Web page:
Carrying on with our series of articles about British traditions, we thought that we would give food and drink a miss for a while. So don’t expect a lot of speel about fish and chip shops or warm beer. You might be curious to know why so many Britons prefer it at this temperature though, but you’ll just have to wait for that.
Our article this time is about lawns, and more specifically, lawn mowing. You may wonder why lawn mowing might seem so attractive for the British and why, for some, it is almost an addiction. You may be even more bewildered why it is done mainly on Sundays, rain or shine.
There are well over 12 million lawns in England alone. Of course, the climate helps grass grow in profusion. It is mild, damp and relatively pest-free so frequent mowing is essential unless you want your neighbours to complain about your Savannah grass height.
Francis Bacon quoted in 1625 that “Nothing is more pleasant to the eye than green grass kept finely shorn.” Groundsmen spend hours, even days tending the cricket wicket, the bowling green, the football pitch and the hockey field. Referees and umpires will dutifully inspect the field of play befores the whistle blows for start of play.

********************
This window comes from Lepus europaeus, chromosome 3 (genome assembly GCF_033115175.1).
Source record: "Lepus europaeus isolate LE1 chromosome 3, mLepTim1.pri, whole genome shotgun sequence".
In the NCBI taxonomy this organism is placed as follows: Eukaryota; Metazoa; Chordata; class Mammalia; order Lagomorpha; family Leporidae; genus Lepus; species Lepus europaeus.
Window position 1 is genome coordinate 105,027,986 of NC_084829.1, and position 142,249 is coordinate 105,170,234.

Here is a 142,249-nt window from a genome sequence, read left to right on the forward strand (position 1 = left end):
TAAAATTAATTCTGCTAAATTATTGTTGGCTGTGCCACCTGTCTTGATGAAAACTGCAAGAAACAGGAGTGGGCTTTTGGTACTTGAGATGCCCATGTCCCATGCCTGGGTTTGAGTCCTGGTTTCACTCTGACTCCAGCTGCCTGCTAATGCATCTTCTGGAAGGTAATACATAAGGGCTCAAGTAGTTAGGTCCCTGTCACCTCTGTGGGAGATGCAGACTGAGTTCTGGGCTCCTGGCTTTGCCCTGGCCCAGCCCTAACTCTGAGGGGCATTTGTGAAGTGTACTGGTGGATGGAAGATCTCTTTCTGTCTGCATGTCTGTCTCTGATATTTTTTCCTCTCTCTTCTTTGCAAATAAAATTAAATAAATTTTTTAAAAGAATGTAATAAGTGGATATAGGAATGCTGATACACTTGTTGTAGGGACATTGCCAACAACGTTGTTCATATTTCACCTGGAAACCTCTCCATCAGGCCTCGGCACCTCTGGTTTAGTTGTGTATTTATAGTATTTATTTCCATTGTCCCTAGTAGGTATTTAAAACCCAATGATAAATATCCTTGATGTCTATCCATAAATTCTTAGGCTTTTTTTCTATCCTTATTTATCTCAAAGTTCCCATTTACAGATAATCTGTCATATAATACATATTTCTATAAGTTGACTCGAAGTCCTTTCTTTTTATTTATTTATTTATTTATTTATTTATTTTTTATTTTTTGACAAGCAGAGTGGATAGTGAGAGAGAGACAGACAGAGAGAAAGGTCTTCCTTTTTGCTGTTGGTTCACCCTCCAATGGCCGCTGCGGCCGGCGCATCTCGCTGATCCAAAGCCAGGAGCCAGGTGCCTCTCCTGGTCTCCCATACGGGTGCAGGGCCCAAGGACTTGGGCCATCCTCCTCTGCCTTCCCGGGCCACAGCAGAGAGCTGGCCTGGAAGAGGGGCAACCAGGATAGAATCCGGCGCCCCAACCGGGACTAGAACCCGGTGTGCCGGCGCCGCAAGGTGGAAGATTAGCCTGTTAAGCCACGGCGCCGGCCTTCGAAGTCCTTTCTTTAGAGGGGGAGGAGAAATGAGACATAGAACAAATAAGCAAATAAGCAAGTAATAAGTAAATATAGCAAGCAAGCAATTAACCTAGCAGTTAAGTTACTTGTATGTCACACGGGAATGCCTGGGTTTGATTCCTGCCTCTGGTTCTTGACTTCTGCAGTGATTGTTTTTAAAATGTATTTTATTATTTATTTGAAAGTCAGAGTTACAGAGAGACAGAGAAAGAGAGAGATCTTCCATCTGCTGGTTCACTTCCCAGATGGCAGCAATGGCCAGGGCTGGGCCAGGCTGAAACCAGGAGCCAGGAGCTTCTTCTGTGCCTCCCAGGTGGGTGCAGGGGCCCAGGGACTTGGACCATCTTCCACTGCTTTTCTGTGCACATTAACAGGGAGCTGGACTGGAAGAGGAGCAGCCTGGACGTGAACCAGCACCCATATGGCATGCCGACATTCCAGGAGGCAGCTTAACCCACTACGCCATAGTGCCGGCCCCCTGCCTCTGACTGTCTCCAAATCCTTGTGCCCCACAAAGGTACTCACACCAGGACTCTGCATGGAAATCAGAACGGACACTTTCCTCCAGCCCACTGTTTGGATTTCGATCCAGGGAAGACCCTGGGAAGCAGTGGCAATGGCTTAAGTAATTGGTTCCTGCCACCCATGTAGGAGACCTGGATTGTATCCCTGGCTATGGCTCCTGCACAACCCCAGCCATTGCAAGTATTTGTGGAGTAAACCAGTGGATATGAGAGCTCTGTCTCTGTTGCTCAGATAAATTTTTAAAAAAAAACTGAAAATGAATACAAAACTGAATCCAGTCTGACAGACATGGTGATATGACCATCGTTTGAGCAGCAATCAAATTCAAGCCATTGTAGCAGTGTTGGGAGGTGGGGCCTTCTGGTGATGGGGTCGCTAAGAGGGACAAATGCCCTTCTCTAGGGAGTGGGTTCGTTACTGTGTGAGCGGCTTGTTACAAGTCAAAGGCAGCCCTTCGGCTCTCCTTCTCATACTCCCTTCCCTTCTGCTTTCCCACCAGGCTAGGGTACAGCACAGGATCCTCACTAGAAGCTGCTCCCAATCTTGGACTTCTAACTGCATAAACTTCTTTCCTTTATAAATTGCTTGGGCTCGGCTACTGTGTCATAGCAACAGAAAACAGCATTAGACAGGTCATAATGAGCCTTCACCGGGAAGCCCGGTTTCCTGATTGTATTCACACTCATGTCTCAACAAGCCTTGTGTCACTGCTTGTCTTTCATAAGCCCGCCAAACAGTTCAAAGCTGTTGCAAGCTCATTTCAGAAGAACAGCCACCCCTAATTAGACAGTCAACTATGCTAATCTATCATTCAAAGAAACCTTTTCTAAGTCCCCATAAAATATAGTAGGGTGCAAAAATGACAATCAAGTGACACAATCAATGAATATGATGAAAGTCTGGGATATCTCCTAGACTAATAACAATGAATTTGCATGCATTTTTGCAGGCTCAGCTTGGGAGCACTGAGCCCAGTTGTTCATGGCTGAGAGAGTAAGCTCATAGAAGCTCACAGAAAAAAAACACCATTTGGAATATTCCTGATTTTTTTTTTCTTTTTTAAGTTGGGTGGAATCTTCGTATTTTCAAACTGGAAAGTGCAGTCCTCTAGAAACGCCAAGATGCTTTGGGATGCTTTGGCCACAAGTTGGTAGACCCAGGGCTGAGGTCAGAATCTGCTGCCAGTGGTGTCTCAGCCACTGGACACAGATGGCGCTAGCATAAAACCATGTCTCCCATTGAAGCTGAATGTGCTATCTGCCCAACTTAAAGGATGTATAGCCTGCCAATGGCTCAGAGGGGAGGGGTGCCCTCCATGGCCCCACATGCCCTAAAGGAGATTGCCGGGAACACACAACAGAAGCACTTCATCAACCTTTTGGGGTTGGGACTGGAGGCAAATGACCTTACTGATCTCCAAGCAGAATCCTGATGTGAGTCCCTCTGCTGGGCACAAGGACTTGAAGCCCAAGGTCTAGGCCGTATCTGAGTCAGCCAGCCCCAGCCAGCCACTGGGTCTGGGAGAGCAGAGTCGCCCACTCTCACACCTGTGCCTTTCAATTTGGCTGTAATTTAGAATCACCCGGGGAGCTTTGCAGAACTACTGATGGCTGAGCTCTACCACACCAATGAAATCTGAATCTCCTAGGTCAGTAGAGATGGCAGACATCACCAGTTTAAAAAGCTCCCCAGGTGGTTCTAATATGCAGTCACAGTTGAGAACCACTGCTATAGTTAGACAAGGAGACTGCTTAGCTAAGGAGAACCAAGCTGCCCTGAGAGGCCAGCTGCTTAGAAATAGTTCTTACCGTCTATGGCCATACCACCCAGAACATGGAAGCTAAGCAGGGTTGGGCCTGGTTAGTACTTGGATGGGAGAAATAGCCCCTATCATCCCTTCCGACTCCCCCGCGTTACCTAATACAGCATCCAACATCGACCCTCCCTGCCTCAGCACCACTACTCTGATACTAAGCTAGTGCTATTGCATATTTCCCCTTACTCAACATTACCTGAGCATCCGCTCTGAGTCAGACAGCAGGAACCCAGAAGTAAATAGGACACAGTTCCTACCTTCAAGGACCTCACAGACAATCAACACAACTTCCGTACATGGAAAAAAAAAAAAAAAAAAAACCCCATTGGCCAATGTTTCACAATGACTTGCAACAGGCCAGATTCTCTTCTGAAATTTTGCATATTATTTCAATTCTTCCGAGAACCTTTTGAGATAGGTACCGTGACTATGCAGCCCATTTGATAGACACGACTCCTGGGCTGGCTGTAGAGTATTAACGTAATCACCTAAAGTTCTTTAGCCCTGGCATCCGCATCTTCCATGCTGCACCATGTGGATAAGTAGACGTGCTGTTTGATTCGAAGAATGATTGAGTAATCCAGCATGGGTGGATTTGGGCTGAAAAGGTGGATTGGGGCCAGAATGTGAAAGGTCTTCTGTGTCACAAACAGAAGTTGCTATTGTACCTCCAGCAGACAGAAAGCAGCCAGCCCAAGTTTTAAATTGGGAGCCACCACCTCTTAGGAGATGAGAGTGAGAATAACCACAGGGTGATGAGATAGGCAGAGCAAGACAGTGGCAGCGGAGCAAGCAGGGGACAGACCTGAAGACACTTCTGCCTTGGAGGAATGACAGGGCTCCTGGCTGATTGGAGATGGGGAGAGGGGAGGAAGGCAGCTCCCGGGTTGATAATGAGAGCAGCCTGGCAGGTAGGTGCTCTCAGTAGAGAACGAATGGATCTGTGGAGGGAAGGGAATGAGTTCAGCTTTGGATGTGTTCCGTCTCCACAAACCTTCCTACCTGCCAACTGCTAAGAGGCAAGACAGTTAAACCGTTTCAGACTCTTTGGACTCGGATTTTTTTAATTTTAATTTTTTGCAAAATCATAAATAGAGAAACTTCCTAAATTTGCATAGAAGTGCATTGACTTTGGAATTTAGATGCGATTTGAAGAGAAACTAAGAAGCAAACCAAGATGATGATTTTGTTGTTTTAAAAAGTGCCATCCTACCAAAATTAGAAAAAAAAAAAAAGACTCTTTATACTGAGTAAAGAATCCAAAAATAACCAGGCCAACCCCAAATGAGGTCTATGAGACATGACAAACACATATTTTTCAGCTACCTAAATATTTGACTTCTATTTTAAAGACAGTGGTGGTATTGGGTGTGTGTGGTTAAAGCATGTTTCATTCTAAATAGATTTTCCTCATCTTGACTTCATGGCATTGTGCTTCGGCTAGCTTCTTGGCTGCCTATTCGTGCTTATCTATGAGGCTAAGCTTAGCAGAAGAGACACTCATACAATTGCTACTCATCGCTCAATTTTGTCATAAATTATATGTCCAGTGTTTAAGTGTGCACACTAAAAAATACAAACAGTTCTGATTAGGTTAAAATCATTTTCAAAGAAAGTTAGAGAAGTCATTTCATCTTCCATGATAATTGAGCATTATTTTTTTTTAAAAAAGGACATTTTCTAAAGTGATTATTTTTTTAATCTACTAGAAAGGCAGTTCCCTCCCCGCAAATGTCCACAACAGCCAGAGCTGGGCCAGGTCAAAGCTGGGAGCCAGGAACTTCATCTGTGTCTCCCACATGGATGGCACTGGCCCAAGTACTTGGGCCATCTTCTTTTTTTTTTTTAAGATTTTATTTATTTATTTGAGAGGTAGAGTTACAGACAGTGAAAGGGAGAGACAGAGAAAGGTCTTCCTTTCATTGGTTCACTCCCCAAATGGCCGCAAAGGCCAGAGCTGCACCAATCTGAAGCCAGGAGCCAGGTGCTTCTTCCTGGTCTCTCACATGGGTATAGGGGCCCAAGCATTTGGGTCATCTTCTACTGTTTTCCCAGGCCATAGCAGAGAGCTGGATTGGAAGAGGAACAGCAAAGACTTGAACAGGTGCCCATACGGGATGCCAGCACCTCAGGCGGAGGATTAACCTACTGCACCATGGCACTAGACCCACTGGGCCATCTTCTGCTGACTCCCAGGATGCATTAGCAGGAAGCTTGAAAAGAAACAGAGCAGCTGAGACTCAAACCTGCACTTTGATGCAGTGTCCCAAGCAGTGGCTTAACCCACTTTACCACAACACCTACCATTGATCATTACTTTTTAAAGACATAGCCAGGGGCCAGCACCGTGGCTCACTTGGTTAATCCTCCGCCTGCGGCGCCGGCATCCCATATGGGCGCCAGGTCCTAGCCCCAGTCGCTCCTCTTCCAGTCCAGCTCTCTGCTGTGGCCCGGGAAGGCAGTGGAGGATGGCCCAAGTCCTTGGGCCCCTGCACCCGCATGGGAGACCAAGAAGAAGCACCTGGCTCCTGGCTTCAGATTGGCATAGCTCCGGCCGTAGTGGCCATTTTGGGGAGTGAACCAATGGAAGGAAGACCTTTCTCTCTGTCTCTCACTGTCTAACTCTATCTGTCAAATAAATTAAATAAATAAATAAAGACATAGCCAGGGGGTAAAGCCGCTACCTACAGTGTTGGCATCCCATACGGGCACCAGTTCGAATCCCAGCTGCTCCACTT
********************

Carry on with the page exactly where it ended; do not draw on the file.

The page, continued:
Until not too recently grass was cut with a scythe but the invention of the lawn mower by Edwin Budding in 1830 revolutionised tending. It took a lot of the sweat and tears out of grass cutting. The arrival of the motor mower at the turn of the century completely turned on its head British Sundays. They had more time now for more enjoyable pursuits like the Sunday pint at the Local. In 1902 the self-propelled forty-two inch lawn mower with a saddle was being used by Cadbury’s at their Bournville plant, which brought a more decorative addition to the lawn because it was able to provide that broad striped zebra effect so familiar now throughout Britain.
Despite the unfortunate intrusion of paving stone and coloured gravel in our gardens, lawns are still a very common feature and you will frequently see many a Briton mowing his or her lawn on a Sunday afternoon. There is even a sort of competiveness in neighbourhoods as to who has the best tended lawn. Walkers and passers-by will usually ignore what you are doing in your downstairs living room and focus much more on the aesthetic beauty of your finely trimmed and mown front lawn.
Happy English learning!!